Bolton lives in one of the nearby high-rise blocks almost identical to Grenfell. She’s on medication to help her sleep, she said, because she’s begun suffering flashbacks.
“I close my eyes and all I can see is the sky red,” she said. “We recently had Halloween with bonfire night and everything. And it broke me, smelling the smoke and the fire. And you know, I want people to have normality, to enjoy life, to have their bonfire night.”
Some buildings in the neighbourhood have signs tacked up asking people not to take photographs of the tower.
“Dear Visitor,” they read. “What you see is the site of our great loss. Please act with respect and hold our loss in your mind. Please. No photos.”
Judy Bolton, a nurse, lost three friends in the Grenfell fire and is now one of the activists running a group called Justice4Grenfell. (Lily Martin/CBC)
The dark husk of the tower is unavoidable, its presence oppressive. Rows of blackened windows look like hollowed eye-sockets. Every now and again, a ghostly figure appears in white, masked and hooded: forensic investigators.
Scotland Yard has said its investigation into the fire will consider potential charges of manslaughter, corporate manslaughter, public misconduct and breaches of fire safety legislation.
But it won’t start questioning potential suspects until it has finished a reconstruction of the spread of the fire, and that could still take months.
More buildings with flammable cladding
Meanwhile, the British government confirms that 285 tower blocks across the country have been found to have flammable cladding, just like Grenfell.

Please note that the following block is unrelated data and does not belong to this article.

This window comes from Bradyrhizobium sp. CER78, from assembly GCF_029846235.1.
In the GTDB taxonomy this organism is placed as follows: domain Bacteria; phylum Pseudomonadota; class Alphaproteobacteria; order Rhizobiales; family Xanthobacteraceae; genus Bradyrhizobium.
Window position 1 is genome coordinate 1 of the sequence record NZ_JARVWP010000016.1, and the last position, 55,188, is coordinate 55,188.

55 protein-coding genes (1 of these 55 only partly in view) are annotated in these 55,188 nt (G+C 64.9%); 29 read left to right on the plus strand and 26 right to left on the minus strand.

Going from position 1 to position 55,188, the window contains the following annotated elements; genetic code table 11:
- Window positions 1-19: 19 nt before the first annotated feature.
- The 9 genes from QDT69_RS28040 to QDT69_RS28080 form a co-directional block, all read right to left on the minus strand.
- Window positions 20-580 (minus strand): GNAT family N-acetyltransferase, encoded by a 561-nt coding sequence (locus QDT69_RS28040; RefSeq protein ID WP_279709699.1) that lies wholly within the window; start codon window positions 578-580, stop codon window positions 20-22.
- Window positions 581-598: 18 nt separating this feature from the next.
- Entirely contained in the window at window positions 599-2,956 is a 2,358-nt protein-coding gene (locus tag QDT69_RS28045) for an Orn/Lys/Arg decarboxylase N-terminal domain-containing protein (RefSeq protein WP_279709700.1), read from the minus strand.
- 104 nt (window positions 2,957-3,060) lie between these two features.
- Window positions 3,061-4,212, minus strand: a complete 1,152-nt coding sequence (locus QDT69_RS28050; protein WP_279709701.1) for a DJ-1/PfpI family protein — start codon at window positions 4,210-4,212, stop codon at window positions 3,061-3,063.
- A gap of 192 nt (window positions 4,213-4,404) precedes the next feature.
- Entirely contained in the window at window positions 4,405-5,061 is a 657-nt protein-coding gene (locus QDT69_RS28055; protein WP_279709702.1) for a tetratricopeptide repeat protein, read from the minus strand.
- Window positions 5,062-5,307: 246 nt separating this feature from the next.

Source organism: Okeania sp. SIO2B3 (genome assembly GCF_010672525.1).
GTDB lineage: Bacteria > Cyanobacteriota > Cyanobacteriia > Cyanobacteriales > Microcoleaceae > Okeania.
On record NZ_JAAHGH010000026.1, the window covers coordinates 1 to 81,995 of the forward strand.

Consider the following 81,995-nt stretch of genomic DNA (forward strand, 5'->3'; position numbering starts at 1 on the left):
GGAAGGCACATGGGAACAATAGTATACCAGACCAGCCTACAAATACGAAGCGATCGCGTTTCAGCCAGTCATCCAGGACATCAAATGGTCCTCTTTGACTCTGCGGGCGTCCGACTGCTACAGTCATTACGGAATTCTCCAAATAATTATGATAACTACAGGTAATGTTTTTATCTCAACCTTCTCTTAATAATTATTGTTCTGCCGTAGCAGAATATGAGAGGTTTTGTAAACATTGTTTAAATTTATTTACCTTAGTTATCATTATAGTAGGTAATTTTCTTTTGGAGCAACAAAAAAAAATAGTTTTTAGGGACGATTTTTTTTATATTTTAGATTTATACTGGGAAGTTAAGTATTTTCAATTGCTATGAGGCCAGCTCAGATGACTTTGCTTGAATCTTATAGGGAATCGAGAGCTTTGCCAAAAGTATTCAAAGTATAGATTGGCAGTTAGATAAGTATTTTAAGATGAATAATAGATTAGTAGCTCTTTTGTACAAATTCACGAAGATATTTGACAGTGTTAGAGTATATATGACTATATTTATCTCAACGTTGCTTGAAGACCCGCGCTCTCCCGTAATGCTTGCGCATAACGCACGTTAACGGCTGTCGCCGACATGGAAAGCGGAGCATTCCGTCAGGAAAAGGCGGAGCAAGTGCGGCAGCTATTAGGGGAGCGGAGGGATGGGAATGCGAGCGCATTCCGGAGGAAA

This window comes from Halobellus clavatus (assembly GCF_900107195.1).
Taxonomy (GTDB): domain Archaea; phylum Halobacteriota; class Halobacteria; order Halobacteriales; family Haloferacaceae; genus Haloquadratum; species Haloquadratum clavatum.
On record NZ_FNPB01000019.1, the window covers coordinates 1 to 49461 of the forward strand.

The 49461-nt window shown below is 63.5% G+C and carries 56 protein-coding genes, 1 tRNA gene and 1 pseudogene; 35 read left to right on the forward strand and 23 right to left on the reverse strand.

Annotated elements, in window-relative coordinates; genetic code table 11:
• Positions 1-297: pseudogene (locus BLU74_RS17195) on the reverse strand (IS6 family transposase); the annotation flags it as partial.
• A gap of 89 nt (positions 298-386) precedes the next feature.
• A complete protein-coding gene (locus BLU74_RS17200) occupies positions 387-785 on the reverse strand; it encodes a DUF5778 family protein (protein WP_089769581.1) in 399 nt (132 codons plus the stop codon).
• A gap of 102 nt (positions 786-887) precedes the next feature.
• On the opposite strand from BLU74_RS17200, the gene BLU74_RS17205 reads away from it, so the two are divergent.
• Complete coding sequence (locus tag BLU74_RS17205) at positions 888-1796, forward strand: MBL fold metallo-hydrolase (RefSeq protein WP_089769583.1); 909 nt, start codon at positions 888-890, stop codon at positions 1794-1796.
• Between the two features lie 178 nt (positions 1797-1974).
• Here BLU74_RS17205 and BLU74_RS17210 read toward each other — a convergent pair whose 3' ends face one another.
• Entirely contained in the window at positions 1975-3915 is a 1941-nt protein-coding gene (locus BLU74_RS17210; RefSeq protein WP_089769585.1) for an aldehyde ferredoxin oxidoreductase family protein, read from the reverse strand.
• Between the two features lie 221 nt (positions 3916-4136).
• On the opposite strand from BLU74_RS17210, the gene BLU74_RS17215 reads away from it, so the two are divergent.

But there is currently no regulation requiring a local council or a private owner to remove it, and the ministry responsible could not answer the question of how many tower blocks are indeed having the cladding removed.
It all adds to the sense among locals that nothing has changed, despite all the lip service at the time of the fire.
Today’s memorial for the victims of the fire at St Paul’s Cathedral involving the prime minister and the royals will likely help some residents feel less forgotten by the outside world.
And a ray of hope lies in the fact that the tragedy has drawn the community closer together, empowered by the knowledge that they’re taking care of their own through support groups they’re organizing themselves.
Samia Badani knows the Grenfell survivors and their neighbours have become inconvenient truths for some of the authorities, judged and labelled as something they know they’re not.
After the fire at Grenfell Tower in June, investigators found its flammable exterior cladding played a role in propagating the deadly blaze. (Thomas Daigle/CBC)
“It’s almost as if you live in this neighbourhood, regardless of how successful you can be, you are labelled as someone from social housing! Even if you own your property! It’s like for 20 years, we’ve been put in a small box,” she said. “Something tragic happened to us, but attitudes haven’t changed.”
Despite all that, Badani, Bolton and many others say they won’t walk away until they achieve some form of justice for the victims of the fire.
“I don’t know if it’s guilt that night that I couldn’t help,” said Badani. “But walking away now without having something positive [emerge from the event] feels like a betrayal to all those people, to all the victims of the tragedy.”